For anyone to have good blood health, they need to have just the right amount of iron in their system. This vital nutrient is responsible for the smooth functioning of the blood and even the body at large.
A lack of this vital nutrient could lead to common deficiencies like anaemia. Iron is needed in good numbers because it is necessary for producing haemoglobin, which transports oxygen-rich blood all over the body.
Iron is always a nutrient of concern. Questions like if it is safe to consume iron with vitamin D are only one of such concerns. In this post, we'll take a closer look at iron, showcasing how it prevents anaemia.
Iron is one mineral your body can’t do without. It is known for a variety of purposes. The most important is, iron is a component of haemoglobin. Haem is ain protein that transports oxygen from the lungs to every cell in the body.
The red blood cells contain this haemoglobin which enhances transportation. Irons also play a vital role in building up muscles.
Anaemia is a disorder becoming more common in today's world. It is due to either unhealthy red blood cells or an iron deficiency. Iron deficiency anaemia is the prevalent type of anaemia.
As the name suggests, it is caused by a lack of iron, which the body needs, to produce enough haemoglobin, a substance that makes it possible for the blood to transport oxygen.
Hence, iron deficiency anaemia may make you feel lethargic and breathless.
Role of iron in blood health and anaemia prevention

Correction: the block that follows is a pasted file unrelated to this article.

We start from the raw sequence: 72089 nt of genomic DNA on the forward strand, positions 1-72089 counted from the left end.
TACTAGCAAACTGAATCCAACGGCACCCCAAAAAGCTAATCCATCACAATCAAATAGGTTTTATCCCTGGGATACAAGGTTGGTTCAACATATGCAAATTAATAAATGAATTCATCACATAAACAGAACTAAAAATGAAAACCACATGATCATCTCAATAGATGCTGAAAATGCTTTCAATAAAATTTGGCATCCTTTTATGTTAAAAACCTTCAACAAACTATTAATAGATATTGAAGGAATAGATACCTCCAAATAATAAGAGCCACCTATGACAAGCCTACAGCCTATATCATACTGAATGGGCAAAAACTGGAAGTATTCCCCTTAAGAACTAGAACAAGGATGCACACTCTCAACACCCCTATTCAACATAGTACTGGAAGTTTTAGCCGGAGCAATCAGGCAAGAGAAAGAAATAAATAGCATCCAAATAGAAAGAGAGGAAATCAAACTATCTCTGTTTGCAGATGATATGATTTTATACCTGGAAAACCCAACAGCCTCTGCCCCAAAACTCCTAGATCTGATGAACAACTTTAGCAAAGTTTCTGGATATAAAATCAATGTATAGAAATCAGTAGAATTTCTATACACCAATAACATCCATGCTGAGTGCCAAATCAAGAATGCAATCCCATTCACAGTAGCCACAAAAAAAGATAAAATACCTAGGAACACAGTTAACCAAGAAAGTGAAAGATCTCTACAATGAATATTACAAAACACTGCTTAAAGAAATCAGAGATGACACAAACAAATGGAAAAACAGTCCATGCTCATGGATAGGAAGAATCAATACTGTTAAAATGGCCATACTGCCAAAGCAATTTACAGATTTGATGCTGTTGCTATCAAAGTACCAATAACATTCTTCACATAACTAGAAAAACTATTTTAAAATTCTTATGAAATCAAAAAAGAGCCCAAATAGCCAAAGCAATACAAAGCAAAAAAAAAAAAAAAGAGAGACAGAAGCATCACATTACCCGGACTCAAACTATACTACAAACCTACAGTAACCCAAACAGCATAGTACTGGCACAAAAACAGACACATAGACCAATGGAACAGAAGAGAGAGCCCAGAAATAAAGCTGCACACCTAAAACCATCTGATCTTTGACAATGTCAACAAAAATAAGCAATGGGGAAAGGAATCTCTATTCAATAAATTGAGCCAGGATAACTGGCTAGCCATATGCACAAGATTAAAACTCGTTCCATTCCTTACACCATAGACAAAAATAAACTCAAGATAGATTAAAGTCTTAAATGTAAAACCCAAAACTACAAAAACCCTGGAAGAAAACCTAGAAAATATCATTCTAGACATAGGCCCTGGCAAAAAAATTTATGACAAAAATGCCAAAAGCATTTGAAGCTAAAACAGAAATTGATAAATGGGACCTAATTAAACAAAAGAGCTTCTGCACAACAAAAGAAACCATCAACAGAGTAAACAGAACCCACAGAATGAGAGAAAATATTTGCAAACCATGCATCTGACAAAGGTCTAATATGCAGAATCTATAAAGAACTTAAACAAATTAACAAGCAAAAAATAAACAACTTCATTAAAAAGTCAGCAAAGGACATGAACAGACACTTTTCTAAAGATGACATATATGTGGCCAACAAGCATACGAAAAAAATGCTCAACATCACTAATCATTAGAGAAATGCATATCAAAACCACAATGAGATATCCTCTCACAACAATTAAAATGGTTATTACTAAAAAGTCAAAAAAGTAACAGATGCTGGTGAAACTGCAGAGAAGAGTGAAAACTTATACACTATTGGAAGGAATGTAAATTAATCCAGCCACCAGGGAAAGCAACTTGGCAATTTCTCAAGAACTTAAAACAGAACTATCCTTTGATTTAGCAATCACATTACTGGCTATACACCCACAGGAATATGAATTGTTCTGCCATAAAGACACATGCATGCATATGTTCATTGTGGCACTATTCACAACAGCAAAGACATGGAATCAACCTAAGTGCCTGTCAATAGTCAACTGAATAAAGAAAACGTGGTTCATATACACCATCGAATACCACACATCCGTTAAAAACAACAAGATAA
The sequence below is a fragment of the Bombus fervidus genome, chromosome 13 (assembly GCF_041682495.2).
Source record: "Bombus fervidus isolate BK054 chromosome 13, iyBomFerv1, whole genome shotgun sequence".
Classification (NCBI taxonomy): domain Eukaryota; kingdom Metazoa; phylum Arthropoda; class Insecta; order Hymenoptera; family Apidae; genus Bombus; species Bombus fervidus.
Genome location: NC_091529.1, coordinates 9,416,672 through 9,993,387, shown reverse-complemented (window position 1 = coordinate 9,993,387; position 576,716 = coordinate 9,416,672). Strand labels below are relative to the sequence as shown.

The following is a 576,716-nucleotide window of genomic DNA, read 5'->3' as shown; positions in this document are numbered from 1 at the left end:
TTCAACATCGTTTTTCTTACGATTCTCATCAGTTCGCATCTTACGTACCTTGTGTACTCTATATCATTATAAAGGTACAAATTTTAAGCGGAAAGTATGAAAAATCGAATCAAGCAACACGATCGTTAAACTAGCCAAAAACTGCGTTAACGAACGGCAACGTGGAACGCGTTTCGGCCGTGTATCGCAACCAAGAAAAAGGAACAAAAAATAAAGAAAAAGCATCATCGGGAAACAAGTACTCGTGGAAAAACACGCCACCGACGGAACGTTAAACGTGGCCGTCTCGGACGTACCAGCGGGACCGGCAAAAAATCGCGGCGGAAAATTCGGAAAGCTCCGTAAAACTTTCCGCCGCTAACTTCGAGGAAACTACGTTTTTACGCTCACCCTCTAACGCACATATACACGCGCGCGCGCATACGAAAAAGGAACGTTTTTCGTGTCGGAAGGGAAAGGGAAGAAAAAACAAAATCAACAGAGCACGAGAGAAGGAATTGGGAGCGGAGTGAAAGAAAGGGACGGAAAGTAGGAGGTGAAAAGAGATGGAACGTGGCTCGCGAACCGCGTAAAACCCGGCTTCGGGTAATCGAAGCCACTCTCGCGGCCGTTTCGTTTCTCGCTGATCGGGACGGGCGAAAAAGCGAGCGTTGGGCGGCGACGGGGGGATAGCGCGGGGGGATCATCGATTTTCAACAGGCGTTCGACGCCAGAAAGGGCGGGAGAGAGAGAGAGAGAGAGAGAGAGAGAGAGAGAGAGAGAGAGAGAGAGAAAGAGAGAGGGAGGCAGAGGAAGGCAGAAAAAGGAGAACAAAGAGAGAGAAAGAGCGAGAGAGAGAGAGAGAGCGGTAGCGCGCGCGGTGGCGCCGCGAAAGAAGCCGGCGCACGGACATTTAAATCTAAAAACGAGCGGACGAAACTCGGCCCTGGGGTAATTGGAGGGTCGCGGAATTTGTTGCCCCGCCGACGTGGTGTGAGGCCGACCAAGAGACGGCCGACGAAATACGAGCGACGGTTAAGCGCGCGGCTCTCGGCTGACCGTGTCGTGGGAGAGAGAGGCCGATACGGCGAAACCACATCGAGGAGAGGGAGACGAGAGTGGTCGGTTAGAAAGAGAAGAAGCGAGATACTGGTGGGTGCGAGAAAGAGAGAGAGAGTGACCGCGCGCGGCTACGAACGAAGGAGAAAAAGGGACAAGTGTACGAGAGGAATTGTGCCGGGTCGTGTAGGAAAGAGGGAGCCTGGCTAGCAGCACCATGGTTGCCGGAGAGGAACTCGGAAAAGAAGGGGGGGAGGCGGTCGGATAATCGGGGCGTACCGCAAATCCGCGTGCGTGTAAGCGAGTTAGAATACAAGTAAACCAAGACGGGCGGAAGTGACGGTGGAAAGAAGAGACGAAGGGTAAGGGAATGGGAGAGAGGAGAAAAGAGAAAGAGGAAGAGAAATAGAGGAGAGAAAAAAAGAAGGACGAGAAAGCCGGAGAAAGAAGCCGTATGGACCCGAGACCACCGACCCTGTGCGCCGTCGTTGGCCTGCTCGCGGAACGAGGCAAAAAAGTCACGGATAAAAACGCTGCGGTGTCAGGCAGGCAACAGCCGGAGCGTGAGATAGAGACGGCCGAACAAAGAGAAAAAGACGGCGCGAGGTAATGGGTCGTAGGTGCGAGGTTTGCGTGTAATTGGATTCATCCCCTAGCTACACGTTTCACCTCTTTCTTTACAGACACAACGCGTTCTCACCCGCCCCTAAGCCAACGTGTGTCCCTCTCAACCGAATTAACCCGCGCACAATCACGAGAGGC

The relationship between iron, blood health and anaemia has been established above. Iron plays an essential role in blood health and anaemia. It is vital for haemoglobin production, the only component capable of moving oxygen throughout the body.
An absence of iron would result in the circulation of blood-lacking oxygen. This lack of oxygen results in tiredness, breathing difficulty, lightheadedness and other symptoms seen in anaemia.
The most feasible way to treat this blood abnormality is an intake of iron.
Consuming iron-foods is a great way to lower your risk of developing iron deficiency anaemia. Some of the foods include;
- Red meat
- Dried fruit like apricots and raisins
- Leafy vegetables like spinach
- Pasta with added iron
Also, vitamin C helps the body absorb iron better. Hence, take meals high in vitamin C together with high-iron diets.
Some individuals are more prone to iron deficiency anaemia than others. They include;
Iron deficiency is common among women as they lose a lot of blood during menstruation.
Infants or babies
Infants experience a growth spurt and thus require more iron. Kids who do not get enough iron through breast milk or formula, particularly those with low birth weight risk an iron deficiency.
Vegetarians' or vegans'
Meat is known to be the highest source of iron. Iron tops the chart for the best nutrient for vegans. Hence, vegans and vegetarians might need to consume more iron-rich plant foods. Else, they may be more susceptible to iron deficiency anaemia.
Frequent blood donors
Anything that has to do with blood loss has a toll on the iron level. Therefore, regular blood donors may be more susceptible to iron deficiency anaemia. Iron supplements always come in handy in curtailing most of these risk factors.
For more severe factors like internal bleeding, additional testing or therapies for iron deficiency anaemia may occasionally be required.
Preventing newborn iron deficient anaemia
Breastfeeding infants for the first year is a way to prevent an iron deficiency. In cases where this isn’t possible, iron-fortified products could be a good option. Cow milk is no good source of iron for newborns. Thus you should keep those away from your babies.
Lastly, it is nice to not allow your kids to get too used to milk after age one, as too much milk could easily replace other foods, such as those high in iron.
When your body doesn't have enough iron, anaemia kicks in. Hence, it is safe to say iron is crucial in keeping a healthy blood state. Eat iron-rich diets, take an iron supplement and consult your doctor to be on the safer side!